Why Vinicius vs Alexander-Arnold is the battle that may decide Champions League final

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Perhaps it’s too simplistic to suggest that Real Madrid only have two players who can truly hurt Liverpool.

After all, this is a Madrid side boasting the midfield guile of Toni Kroos and Luka Modric. Marco Asensio can produce moments of magic. Rodrygo has proved crucial in this Champions League campaign. Federico Valverde takes up clever positions, Eduardo Camavinga has been crucial from the bench, and this is a squad that can afford to have Eden Hazard, Isco and Gareth Bale as peripheral figures.

But there’s a sense that Jurgen Klopp’s main defensive task this weekend is to stop two individuals. Karim Benzema and Vinicius Junior were not really Real Madrid’s best two players this season, but La Liga’s best two players too. There are more advanced metrics available, but in terms of goals and assists this season, no one else in Spain comes close.

Most goal contributions, La Liga 2021/22

Player Team Goals Assists Combined

Karim Benzema

R Madrid

27

12

39

Vinicius Junior

R Madrid

17

10

27

Iago Aspas

Celta Vigo

17

5

22

Raul de Thomas

Espanyol

17

3

20

Juanmi

Betis

16

4

20

Jose Luis Morales

Levante

13

7

20


Stopping Benzema is the primary task but, tactically, Liverpool might not change too much to deal with him. First, because they have Virgil van Dijk, surely Europe’s finest center-back. Second, because at times, Benzema has produced goals that feel truly unstoppable – struck from positions no defender would venture out to, and fired into parts of the goal the keeper could never reach.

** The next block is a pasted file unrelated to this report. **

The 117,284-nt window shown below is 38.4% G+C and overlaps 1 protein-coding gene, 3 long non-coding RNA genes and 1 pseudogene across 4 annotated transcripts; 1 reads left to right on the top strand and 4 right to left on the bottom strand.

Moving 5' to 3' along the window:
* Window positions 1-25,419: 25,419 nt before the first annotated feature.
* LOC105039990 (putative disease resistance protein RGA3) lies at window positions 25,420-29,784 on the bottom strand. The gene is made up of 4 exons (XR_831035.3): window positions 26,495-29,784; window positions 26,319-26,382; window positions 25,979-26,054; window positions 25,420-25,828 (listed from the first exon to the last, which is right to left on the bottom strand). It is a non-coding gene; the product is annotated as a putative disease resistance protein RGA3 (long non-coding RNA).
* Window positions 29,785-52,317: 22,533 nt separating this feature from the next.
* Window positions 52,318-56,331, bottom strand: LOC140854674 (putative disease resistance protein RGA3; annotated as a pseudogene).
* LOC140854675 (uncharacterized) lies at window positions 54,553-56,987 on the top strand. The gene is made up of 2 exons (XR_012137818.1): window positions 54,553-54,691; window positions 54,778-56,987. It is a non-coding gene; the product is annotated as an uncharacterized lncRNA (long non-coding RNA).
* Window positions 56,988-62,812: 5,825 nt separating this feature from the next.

Benzema scores against Manchester City at the Etihad, meeting a cross ahead of Oleksandr Zinchenko and clipping a finish beyond Ederson (Photo: David Ramos / Getty Images)

Stopping Vinicius might be more achievable. On his day, the Brazilian is a devastating attacker. On other occasions, he can struggle to influence the game from the wing, and is unable to hurt the opposition if not released in the right situations. Liverpool must take lessons from their previous encounter against Real.

In last season’s quarter-final, a two-legged tie that Real essentially won in the first game, long balls in behind Trent Alexander-Arnold proved crucial in a 3-1 win.

For the first, Vinicius raced in behind to chest the ball down, then fired past Alisson. For the second, Alexander-Arnold got himself into a muddle and nodded the ball across his own defense for Asensio to convert. Liverpool got a goal back, but Vinicius added a late third.

Clearly, stopping Vinicius will be crucial.

Before this year final, those goals make for interesting viewing. Yes, there’s a major caveat here – Liverpool were without all their regular center-backs, and if there was any doubt that Ozan Kabak and Nathaniel Phillips were a significant downgrade, it’s worth pointing out that the former was relegated with Norwich this season, and the latter was winning promotion from the Championship with Bournemouth. Still, there are lessons to learn.

Real’s opener is interesting because Vinicius makes a run straight between two Liverpool defenders, who are both concerned with other Real players. Because Mohamed Salah is focusing on pressing higher up, he’s not in a position to watch Ferland Mendy, Real’s left-back on the far side. Alexander-Arnold is therefore facing towards that side, rather than ready to deal with a run into the channel.